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Colt Anderson's love for his hometown of Butte as strong as ever

Posted at 5:16 PM, Jun 28, 2022

BUTTE — If there was ever an example of what determination and perseverance paying off looks like, look no further than Colt Anderson.

But despite all of the success, Anderson has always remained loyal to his hometown of Butte.

He was recently back in the Mining City to host his third Dream Big Montana Event skills camp at Naranche Stadium. Anderson wanting to give back to Butte and invest some time in its kids is a byproduct of his upbringing.

"It's how I was raised I guess," said Anderson, who is preparing to head into his third season as the special teams assistant coach of the AFC Champion Cincinnati Bengals. "Just being a Butte kid, I was taught the importance of being proud to be from Butte and the importance of giving back — both of my parents were teachers.

"Giving back to the community, specifically the kids has always been a big deal of mine. Just showing them that anything is possible with hard work and dedication."

Four months ago, Anderson was on the sidelines of SoFi Stadium in Los Angeles for Super Bowl LVI, where the Bengals came up just short against the Rams, 23-20.

"We obviously fell a little short of our ultimate goal but it was an awesome season," Anderson said. "We got hot at the right time, we got a great group of guys, great group of coaches that I'm so lucky to coach with. Hopefully we can build on what we did last year and finish on top."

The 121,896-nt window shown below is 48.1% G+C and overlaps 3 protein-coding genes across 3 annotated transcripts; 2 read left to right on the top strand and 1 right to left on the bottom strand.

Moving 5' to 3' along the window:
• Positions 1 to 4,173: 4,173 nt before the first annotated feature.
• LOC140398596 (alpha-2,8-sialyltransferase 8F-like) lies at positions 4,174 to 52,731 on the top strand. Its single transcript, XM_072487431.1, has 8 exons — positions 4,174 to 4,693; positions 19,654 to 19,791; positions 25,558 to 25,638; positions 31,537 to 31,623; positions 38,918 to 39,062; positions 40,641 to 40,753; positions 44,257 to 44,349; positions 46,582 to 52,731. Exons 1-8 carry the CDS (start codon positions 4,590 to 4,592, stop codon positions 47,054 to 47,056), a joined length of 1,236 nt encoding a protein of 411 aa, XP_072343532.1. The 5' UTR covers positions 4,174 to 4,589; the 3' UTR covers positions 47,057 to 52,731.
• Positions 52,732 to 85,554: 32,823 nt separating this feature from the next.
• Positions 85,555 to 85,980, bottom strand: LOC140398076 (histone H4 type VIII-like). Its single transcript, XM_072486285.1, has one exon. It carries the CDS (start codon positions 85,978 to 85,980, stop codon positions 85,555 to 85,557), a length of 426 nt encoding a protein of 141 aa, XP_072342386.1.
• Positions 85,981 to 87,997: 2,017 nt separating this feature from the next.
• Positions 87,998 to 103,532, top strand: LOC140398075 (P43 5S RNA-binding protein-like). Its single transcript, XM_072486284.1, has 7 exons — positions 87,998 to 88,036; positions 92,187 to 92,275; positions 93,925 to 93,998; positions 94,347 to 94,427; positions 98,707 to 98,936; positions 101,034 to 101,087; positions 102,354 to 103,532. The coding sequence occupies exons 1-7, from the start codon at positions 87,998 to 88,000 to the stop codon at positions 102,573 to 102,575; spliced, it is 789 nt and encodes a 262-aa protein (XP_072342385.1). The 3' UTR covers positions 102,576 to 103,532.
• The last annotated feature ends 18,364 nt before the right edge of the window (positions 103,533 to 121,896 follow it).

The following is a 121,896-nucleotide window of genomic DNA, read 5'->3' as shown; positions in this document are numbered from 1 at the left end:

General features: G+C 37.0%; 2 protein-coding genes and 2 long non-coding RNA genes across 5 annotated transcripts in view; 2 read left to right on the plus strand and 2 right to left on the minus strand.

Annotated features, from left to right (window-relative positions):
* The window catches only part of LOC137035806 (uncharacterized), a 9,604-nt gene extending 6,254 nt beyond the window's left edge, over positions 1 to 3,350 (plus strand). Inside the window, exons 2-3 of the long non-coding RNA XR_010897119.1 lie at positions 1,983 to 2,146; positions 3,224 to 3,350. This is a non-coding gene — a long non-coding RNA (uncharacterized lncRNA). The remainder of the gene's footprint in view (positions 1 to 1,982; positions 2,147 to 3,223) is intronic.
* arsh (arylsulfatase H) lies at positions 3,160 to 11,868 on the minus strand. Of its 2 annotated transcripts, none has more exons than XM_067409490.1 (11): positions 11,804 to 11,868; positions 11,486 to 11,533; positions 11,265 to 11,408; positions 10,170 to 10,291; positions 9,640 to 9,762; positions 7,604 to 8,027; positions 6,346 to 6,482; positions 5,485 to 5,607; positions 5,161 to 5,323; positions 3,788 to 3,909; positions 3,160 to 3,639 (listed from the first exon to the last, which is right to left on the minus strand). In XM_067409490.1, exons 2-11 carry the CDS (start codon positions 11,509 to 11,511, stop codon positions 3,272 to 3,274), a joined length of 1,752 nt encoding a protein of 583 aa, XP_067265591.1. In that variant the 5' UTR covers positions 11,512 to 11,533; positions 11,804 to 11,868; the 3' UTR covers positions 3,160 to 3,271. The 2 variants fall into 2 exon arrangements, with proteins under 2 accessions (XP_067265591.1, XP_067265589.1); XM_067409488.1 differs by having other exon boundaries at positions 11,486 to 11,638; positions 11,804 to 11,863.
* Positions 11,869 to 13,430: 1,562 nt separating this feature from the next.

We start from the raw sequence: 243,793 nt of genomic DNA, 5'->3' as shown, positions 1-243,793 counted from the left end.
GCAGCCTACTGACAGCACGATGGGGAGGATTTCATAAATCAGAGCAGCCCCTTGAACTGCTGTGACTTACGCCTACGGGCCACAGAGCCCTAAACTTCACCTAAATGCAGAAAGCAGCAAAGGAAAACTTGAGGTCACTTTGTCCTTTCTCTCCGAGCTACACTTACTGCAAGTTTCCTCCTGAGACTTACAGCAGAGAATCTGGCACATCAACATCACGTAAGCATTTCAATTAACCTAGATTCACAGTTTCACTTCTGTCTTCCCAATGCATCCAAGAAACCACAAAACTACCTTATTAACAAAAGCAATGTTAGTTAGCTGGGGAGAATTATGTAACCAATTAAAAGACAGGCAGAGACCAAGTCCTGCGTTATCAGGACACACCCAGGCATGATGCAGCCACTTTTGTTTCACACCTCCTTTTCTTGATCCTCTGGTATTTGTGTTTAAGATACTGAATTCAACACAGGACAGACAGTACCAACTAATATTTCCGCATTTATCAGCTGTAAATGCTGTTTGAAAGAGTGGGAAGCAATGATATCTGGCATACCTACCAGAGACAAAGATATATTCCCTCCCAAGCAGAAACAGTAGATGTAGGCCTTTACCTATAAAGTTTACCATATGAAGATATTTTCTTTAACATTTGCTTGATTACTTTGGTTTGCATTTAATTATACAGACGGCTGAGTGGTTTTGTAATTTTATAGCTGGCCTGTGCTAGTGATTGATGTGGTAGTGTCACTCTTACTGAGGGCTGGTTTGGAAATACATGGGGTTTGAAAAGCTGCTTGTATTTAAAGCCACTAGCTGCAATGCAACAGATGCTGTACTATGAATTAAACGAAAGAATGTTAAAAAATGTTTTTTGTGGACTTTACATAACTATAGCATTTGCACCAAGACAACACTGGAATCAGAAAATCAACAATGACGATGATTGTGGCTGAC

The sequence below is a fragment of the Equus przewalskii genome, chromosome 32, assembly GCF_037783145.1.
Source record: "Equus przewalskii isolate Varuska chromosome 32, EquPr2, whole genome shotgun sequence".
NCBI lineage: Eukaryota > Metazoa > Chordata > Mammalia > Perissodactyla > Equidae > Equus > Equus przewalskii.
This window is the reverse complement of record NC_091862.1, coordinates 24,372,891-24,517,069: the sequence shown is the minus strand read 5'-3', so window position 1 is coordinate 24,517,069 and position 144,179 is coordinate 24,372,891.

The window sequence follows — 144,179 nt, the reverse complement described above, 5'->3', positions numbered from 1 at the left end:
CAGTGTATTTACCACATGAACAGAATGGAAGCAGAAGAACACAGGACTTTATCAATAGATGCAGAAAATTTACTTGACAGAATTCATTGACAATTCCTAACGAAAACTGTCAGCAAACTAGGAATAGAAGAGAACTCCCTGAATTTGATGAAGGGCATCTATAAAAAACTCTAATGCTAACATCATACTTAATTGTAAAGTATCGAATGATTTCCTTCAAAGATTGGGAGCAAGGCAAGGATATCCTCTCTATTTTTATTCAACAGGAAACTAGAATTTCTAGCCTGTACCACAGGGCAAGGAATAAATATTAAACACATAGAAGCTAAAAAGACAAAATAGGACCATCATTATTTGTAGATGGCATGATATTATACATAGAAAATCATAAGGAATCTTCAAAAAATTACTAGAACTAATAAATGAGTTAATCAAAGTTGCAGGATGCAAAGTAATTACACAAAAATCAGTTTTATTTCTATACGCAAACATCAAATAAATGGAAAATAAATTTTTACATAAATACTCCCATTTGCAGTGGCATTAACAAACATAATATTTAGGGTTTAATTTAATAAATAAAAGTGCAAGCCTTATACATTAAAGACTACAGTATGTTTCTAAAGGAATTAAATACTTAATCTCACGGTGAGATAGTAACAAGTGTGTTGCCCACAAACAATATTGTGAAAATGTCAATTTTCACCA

The experience of being on football's biggest stage was an electrifying one for Anderson and his family.

"It was amazing," Anderson said. "I told my family I was gonna try to treat it like a normal game. Obviously it wasn't. A lot more went into it with the distractions but I just kept to my routine. My family came out I was fortunate to have my family, my wife's family all of us were out there."

Anderson said he didn't let the bright lights of the Super Bowl rattle him. After all, he's been on the NFL scene as a player and coach for over a decade.

"You know, there's only been one time that I was like that it was my first time walking into Lucas Oil Stadium when I was a rookie on the Minnesota Vikings," Anderson said. "I walked out and was like 'holy cow this is what it's all about' but ever since then I felt like I belonged. I always believed in myself and even when we went to the Super Bowl it just felt right and I felt like I should be there."